You may want to consider this in addition to the previous suggestions. Typical memory capacity is frequently around 1 Tb or more in systems currently being manufactured for U.S distribution. Although the size of avallable RAM may not have a discernible impact on your computer’s responsiveness in creating models, it can’t hurt to have greater capacity. The 48 Gb of available RAM could be expanded. Additional memory is relatively inexpensive these days and a larger RAM may serve to augment your system’s performance.

My experience when upgrading a system some time ago was that the performance was somewhat faster and I was able to handle larger models than I could prior to the memory increase and no significant problems were encountered.


#9

I would expect that having 500 groups of 1000 polys each, would run perfectly on his system. its just that creating 1 object with 500k faces just is too much for Sketchup. Upgrading the 48Gb at the moment would be a waste of money for Sketchup imho.


#10

actually, I found that sketchup didn’t utilize all the memory, there is still lots of memory available while Sketchup hanged over there.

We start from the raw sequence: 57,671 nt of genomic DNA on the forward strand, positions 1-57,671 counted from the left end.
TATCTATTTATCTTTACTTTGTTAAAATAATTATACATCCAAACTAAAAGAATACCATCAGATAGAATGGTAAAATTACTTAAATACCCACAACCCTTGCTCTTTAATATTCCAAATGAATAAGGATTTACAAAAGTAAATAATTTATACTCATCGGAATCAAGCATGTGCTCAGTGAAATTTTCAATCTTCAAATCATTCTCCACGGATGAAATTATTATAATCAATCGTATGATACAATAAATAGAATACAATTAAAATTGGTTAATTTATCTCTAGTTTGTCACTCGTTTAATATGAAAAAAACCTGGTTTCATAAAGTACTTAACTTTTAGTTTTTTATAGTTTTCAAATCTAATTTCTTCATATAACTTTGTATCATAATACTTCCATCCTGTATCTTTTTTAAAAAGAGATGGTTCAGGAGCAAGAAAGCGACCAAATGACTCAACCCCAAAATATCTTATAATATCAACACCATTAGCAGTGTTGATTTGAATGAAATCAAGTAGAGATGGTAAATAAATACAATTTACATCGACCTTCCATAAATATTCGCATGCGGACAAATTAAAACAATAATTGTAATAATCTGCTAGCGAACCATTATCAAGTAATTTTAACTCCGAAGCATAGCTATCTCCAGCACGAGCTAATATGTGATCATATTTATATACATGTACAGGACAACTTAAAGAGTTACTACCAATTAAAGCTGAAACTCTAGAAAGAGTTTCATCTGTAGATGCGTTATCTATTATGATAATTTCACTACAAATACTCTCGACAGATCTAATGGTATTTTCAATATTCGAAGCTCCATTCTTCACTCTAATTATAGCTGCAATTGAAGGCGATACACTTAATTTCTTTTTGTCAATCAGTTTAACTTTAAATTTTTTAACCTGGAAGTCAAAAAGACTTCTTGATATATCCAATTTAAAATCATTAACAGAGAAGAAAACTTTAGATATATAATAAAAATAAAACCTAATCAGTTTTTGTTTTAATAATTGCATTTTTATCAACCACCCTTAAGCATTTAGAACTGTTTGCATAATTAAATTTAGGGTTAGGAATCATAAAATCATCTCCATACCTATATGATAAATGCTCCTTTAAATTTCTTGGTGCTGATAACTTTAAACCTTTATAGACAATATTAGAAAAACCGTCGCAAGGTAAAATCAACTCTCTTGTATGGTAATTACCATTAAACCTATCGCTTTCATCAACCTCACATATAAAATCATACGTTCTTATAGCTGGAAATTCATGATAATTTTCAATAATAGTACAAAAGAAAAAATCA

I guess it is the limit of Sketchup itself not HW.

i am new in sketchup, i was just trying what sketchup can do… so I didn’t set any boundary for Sketchup


#11

Exactly. Normally my 16Gb memory using SketchUp is only partly utilized. It helps for windows and other processes to have quite a lot memory but increasing it above 48Gb, to me, is a waste for Sketchup.

FYI, SketchUp has a unique feature that is related to your problem. See a video here; https://www.youtube.com/watch?v=jNKCXdHKXT0

When you explode your 500k faces, that stickyness is being calculated by SketchUp for all its faces, edges etc etc. You could try testing grids for 100k faces or 50k just to see where its limits are. It all starts with another question though; why do you want a small plane 5000x5000mm with 500k faces?


#12

I run with 16GB of RAM also, have a 12GB of solid state memory where my apps etc. are installed and a 12 TB hard drive. Think OP has just went over board with his sand box. Also a check of how paging is set up my also be worth a look although seek time of hard disk is maybe 10x etc of solid state drive.


#13

VISTA and up MS made a significant improvement in the info shown in task manager, if you start it, select resource monitor then you will see a number of resources your PC is using and get a possible sense of what is going on. You can even run a wait chain analysis also, Windows system internals has an app you can also run ( it does not rely on MS) that will show how virtual memory is used that helps trouble shoot some time.


#14

i just trying how to create a surface, like a car’s door but with some hit( crash/ accident) on the surface


#15

Probably a grid with 50 or 100 mm intervals would be quite adequate for this.

Anssi